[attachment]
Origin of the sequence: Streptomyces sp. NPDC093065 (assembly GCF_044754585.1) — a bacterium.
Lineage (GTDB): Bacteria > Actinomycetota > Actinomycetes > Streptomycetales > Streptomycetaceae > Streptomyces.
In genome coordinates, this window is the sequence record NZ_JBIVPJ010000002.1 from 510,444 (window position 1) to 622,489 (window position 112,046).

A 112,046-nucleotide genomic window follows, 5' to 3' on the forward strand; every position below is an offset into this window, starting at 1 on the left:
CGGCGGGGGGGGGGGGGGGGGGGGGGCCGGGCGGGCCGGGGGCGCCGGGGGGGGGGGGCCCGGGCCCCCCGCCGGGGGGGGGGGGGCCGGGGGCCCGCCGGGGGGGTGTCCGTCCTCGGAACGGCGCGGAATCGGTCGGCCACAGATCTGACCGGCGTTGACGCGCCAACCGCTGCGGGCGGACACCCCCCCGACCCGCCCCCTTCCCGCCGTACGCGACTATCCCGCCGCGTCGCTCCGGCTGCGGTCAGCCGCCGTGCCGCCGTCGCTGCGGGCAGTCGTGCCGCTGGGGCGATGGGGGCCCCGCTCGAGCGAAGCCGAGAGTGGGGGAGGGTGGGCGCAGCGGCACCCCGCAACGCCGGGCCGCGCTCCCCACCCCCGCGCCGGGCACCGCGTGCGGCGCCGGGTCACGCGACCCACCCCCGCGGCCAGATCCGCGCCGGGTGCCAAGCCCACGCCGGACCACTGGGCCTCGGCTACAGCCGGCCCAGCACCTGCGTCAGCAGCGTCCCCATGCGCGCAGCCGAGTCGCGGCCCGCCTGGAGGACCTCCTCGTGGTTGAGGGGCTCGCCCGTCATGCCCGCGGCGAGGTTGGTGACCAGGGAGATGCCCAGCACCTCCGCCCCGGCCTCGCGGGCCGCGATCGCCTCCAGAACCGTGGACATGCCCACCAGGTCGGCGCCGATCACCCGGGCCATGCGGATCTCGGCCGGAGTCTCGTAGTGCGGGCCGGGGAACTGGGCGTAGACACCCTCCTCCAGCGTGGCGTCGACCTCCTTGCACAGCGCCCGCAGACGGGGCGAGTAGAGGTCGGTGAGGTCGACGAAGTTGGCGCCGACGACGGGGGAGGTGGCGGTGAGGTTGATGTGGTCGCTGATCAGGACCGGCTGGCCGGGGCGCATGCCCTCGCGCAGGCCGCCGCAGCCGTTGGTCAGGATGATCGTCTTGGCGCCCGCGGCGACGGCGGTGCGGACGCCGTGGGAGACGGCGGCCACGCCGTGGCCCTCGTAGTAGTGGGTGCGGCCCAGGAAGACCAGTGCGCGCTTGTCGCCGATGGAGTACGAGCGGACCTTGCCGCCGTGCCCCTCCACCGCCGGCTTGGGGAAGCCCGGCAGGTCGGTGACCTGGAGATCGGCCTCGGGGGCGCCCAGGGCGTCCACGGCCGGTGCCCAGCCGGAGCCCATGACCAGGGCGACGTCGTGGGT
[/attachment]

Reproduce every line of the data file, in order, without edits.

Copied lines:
Origin of the sequence: Streptomyces sp. NPDC093065 (assembly GCF_044754585.1) — a bacterium.
Lineage (GTDB): Bacteria > Actinomycetota > Actinomycetes > Streptomycetales > Streptomycetaceae > Streptomyces.
In genome coordinates, this window is the sequence record NZ_JBIVPJ010000002.1 from 510,444 (window position 1) to 622,489 (window position 112,046).

A 112,046-nucleotide genomic window follows, 5' to 3' on the forward strand; every position below is an offset into this window, starting at 1 on the left:
CGGCGGGGGGGGGGGGGGGGGGGGGGCCGGGCGGGCCGGGGGCGCCGGGGGGGGGGGGCCCGGGCCCCCCGCCGGGGGGGGGGGGGCCGGGGGCCCGCCGGGGGGGTGTCCGTCCTCGGAACGGCGCGGAATCGGTCGGCCACAGATCTGACCGGCGTTGACGCGCCAACCGCTGCGGGCGGACACCCCCCCGACCCGCCCCCTTCCCGCCGTACGCGACTATCCCGCCGCGTCGCTCCGGCTGCGGTCAGCCGCCGTGCCGCCGTCGCTGCGGGCAGTCGTGCCGCTGGGGCGATGGGGGCCCCGCTCGAGCGAAGCCGAGAGTGGGGGAGGGTGGGCGCAGCGGCACCCCGCAACGCCGGGCCGCGCTCCCCACCCCCGCGCCGGGCACCGCGTGCGGCGCCGGGTCACGCGACCCACCCCCGCGGCCAGATCCGCGCCGGGTGCCAAGCCCACGCCGGACCACTGGGCCTCGGCTACAGCCGGCCCAGCACCTGCGTCAGCAGCGTCCCCATGCGCGCAGCCGAGTCGCGGCCCGCCTGGAGGACCTCCTCGTGGTTGAGGGGCTCGCCCGTCATGCCCGCGGCGAGGTTGGTGACCAGGGAGATGCCCAGCACCTCCGCCCCGGCCTCGCGGGCCGCGATCGCCTCCAGAACCGTGGACATGCCCACCAGGTCGGCGCCGATCACCCGGGCCATGCGGATCTCGGCCGGAGTCTCGTAGTGCGGGCCGGGGAACTGGGCGTAGACACCCTCCTCCAGCGTGGCGTCGACCTCCTTGCACAGCGCCCGCAGACGGGGCGAGTAGAGGTCGGTGAGGTCGACGAAGTTGGCGCCGACGACGGGGGAGGTGGCGGTGAGGTTGATGTGGTCGCTGATCAGGACCGGCTGGCCGGGGCGCATGCCCTCGCGCAGGCCGCCGCAGCCGTTGGTCAGGATGATCGTCTTGGCGCCCGCGGCGACGGCGGTGCGGACGCCGTGGGAGACGGCGGCCACGCCGTGGCCCTCGTAGTAGTGGGTGCGGCCCAGGAAGACCAGTGCGCGCTTGTCGCCGATGGAGTACGAGCGGACCTTGCCGCCGTGCCCCTCCACCGCCGGCTTGGGGAAGCCCGGCAGGTCGGTGACCTGGAGATCGGCCTCGGGGGCGCCCAGGGCGTCCACGGCCGGTGCCCAGCCGGAGCCCATGACCAGGGCGACGTCGTGGGT